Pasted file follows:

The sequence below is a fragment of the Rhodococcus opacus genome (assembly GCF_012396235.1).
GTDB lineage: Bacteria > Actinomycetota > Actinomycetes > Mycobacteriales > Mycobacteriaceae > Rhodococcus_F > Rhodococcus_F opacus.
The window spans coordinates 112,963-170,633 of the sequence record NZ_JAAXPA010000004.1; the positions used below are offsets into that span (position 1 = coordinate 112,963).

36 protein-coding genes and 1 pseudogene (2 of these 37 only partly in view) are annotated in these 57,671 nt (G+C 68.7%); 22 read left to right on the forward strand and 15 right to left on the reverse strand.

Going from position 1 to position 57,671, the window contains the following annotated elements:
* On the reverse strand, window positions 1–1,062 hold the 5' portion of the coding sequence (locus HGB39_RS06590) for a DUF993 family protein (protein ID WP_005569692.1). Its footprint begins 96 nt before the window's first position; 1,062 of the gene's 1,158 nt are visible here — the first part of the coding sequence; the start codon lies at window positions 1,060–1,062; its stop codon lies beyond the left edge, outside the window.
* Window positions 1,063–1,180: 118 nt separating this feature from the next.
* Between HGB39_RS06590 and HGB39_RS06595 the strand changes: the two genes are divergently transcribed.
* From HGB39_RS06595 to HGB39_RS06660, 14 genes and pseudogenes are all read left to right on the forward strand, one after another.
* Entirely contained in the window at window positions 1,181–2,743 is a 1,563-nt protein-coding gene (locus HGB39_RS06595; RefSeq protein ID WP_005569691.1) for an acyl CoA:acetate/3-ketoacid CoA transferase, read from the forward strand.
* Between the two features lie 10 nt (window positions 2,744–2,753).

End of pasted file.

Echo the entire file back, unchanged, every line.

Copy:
The sequence below is a fragment of the Rhodococcus opacus genome (assembly GCF_012396235.1).
GTDB lineage: Bacteria > Actinomycetota > Actinomycetes > Mycobacteriales > Mycobacteriaceae > Rhodococcus_F > Rhodococcus_F opacus.
The window spans coordinates 112,963-170,633 of the sequence record NZ_JAAXPA010000004.1; the positions used below are offsets into that span (position 1 = coordinate 112,963).

36 protein-coding genes and 1 pseudogene (2 of these 37 only partly in view) are annotated in these 57,671 nt (G+C 68.7%); 22 read left to right on the forward strand and 15 right to left on the reverse strand.

Going from position 1 to position 57,671, the window contains the following annotated elements:
* On the reverse strand, window positions 1–1,062 hold the 5' portion of the coding sequence (locus HGB39_RS06590) for a DUF993 family protein (protein ID WP_005569692.1). Its footprint begins 96 nt before the window's first position; 1,062 of the gene's 1,158 nt are visible here — the first part of the coding sequence; the start codon lies at window positions 1,060–1,062; its stop codon lies beyond the left edge, outside the window.
* Window positions 1,063–1,180: 118 nt separating this feature from the next.
* Between HGB39_RS06590 and HGB39_RS06595 the strand changes: the two genes are divergently transcribed.
* From HGB39_RS06595 to HGB39_RS06660, 14 genes and pseudogenes are all read left to right on the forward strand, one after another.
* Entirely contained in the window at window positions 1,181–2,743 is a 1,563-nt protein-coding gene (locus HGB39_RS06595; RefSeq protein ID WP_005569691.1) for an acyl CoA:acetate/3-ketoacid CoA transferase, read from the forward strand.
* Between the two features lie 10 nt (window positions 2,744–2,753).